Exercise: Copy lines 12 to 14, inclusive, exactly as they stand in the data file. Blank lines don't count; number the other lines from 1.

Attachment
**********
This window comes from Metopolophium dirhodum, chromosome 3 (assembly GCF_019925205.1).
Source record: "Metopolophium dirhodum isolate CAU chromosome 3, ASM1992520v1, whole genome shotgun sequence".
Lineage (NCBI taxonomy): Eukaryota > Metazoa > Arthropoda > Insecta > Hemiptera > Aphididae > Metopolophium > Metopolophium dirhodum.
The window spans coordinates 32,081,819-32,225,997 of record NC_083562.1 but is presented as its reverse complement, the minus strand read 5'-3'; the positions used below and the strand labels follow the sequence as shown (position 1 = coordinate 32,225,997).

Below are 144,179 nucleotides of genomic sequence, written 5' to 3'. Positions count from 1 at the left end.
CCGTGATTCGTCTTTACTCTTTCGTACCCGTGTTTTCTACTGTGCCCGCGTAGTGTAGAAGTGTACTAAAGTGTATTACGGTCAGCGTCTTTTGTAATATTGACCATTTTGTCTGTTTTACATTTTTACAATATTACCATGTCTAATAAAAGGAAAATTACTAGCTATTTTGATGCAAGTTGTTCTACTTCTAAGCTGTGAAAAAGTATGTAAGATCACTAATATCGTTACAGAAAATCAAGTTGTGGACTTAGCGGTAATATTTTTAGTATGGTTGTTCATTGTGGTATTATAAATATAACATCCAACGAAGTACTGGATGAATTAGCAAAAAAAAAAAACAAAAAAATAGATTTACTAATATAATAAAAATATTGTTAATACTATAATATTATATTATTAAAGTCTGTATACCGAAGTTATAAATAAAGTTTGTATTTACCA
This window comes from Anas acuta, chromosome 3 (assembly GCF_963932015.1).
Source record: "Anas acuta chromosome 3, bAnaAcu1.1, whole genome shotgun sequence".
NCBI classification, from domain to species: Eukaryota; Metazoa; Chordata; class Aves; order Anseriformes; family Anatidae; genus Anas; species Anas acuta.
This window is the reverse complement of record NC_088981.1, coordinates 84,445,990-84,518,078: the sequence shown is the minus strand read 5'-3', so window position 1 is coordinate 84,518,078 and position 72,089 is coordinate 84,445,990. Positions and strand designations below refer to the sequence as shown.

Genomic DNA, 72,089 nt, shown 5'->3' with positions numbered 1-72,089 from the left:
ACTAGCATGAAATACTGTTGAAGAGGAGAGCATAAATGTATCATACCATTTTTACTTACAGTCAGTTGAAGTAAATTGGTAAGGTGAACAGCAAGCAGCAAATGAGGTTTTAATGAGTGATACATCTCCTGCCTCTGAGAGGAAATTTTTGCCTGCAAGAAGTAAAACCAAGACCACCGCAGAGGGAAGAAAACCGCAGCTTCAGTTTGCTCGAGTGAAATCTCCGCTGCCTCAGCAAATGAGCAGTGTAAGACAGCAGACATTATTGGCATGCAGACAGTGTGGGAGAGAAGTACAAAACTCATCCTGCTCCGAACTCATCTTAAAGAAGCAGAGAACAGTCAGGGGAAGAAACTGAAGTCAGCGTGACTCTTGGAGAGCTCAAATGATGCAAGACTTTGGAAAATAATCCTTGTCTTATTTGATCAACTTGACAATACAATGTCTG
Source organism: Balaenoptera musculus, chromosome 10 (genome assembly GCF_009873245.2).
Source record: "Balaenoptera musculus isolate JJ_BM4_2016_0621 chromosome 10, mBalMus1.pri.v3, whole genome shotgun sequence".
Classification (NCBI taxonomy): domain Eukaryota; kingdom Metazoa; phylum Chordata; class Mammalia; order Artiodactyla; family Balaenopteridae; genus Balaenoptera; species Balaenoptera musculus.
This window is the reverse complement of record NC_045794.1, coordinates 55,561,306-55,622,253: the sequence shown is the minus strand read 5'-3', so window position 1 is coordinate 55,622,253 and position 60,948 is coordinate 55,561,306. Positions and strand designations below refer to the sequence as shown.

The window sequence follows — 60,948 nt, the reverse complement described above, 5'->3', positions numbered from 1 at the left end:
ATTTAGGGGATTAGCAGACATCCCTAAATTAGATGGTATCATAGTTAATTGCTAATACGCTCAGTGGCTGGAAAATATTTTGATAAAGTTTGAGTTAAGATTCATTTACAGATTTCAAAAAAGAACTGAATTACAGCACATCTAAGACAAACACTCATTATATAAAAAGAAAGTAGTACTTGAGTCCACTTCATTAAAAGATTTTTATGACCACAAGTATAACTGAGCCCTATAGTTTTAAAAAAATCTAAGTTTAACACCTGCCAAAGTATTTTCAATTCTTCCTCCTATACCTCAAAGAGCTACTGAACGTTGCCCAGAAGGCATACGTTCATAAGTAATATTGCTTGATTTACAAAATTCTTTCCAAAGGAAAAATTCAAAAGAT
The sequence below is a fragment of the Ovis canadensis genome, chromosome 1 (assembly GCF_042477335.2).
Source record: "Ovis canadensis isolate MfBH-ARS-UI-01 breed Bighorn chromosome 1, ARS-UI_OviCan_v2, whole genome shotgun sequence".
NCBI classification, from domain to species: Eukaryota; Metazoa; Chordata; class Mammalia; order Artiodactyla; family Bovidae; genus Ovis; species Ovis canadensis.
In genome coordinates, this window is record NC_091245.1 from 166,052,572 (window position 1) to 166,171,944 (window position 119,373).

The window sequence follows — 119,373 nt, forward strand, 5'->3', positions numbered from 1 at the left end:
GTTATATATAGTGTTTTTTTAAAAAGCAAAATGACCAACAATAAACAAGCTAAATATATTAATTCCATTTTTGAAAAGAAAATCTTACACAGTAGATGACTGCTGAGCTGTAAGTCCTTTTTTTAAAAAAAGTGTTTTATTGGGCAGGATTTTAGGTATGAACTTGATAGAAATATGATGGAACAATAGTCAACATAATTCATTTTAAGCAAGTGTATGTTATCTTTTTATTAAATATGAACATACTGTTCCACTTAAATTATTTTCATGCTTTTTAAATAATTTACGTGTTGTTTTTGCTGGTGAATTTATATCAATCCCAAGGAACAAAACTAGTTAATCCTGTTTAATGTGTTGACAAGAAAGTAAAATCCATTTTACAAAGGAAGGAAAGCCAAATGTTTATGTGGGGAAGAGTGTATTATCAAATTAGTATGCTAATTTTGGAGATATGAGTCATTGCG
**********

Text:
ACTAGCATGAAATACTGTTGAAGAGGAGAGCATAAATGTATCATACCATTTTTACTTACAGTCAGTTGAAGTAAATTGGTAAGGTGAACAGCAAGCAGCAAATGAGGTTTTAATGAGTGATACATCTCCTGCCTCTGAGAGGAAATTTTTGCCTGCAAGAAGTAAAACCAAGACCACCGCAGAGGGAAGAAAACCGCAGCTTCAGTTTGCTCGAGTGAAATCTCCGCTGCCTCAGCAAATGAGCAGTGTAAGACAGCAGACATTATTGGCATGCAGACAGTGTGGGAGAGAAGTACAAAACTCATCCTGCTCCGAACTCATCTTAAAGAAGCAGAGAACAGTCAGGGGAAGAAACTGAAGTCAGCGTGACTCTTGGAGAGCTCAAATGATGCAAGACTTTGGAAAATAATCCTTGTCTTATTTGATCAACTTGACAATACAATGTCTG
Source organism: Balaenoptera musculus, chromosome 10 (genome assembly GCF_009873245.2).
Source record: "Balaenoptera musculus isolate JJ_BM4_2016_0621 chromosome 10, mBalMus1.pri.v3, whole genome shotgun sequence".